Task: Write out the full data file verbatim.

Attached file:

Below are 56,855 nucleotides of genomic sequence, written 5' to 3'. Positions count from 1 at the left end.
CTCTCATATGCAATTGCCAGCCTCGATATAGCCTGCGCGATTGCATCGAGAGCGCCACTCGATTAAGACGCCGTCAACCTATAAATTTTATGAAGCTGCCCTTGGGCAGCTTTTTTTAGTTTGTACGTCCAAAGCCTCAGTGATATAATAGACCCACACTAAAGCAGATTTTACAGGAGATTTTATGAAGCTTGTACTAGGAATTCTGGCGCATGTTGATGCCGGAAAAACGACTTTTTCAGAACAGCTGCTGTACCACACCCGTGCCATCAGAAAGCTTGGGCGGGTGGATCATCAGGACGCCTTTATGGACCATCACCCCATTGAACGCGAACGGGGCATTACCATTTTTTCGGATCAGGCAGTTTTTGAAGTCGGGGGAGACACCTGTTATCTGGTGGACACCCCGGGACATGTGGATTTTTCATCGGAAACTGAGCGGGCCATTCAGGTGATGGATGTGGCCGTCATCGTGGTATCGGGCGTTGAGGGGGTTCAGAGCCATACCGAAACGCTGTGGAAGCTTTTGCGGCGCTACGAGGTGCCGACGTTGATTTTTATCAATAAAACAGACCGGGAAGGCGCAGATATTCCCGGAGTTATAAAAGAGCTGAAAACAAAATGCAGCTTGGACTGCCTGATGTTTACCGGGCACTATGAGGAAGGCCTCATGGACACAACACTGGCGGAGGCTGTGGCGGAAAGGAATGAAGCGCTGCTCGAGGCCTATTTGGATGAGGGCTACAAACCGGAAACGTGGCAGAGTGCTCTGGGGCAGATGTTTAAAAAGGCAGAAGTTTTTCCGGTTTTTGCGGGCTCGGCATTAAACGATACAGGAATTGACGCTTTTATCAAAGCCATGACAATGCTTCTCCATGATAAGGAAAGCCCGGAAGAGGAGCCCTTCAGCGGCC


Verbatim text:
Below are 56,855 nucleotides of genomic sequence, written 5' to 3'. Positions count from 1 at the left end.
CTCTCATATGCAATTGCCAGCCTCGATATAGCCTGCGCGATTGCATCGAGAGCGCCACTCGATTAAGACGCCGTCAACCTATAAATTTTATGAAGCTGCCCTTGGGCAGCTTTTTTTAGTTTGTACGTCCAAAGCCTCAGTGATATAATAGACCCACACTAAAGCAGATTTTACAGGAGATTTTATGAAGCTTGTACTAGGAATTCTGGCGCATGTTGATGCCGGAAAAACGACTTTTTCAGAACAGCTGCTGTACCACACCCGTGCCATCAGAAAGCTTGGGCGGGTGGATCATCAGGACGCCTTTATGGACCATCACCCCATTGAACGCGAACGGGGCATTACCATTTTTTCGGATCAGGCAGTTTTTGAAGTCGGGGGAGACACCTGTTATCTGGTGGACACCCCGGGACATGTGGATTTTTCATCGGAAACTGAGCGGGCCATTCAGGTGATGGATGTGGCCGTCATCGTGGTATCGGGCGTTGAGGGGGTTCAGAGCCATACCGAAACGCTGTGGAAGCTTTTGCGGCGCTACGAGGTGCCGACGTTGATTTTTATCAATAAAACAGACCGGGAAGGCGCAGATATTCCCGGAGTTATAAAAGAGCTGAAAACAAAATGCAGCTTGGACTGCCTGATGTTTACCGGGCACTATGAGGAAGGCCTCATGGACACAACACTGGCGGAGGCTGTGGCGGAAAGGAATGAAGCGCTGCTCGAGGCCTATTTGGATGAGGGCTACAAACCGGAAACGTGGCAGAGTGCTCTGGGGCAGATGTTTAAAAAGGCAGAAGTTTTTCCGGTTTTTGCGGGCTCGGCATTAAACGATACAGGAATTGACGCTTTTATCAAAGCCATGACAATGCTTCTCCATGATAAGGAAAGCCCGGAAGAGGAGCCCTTCAGCGGCC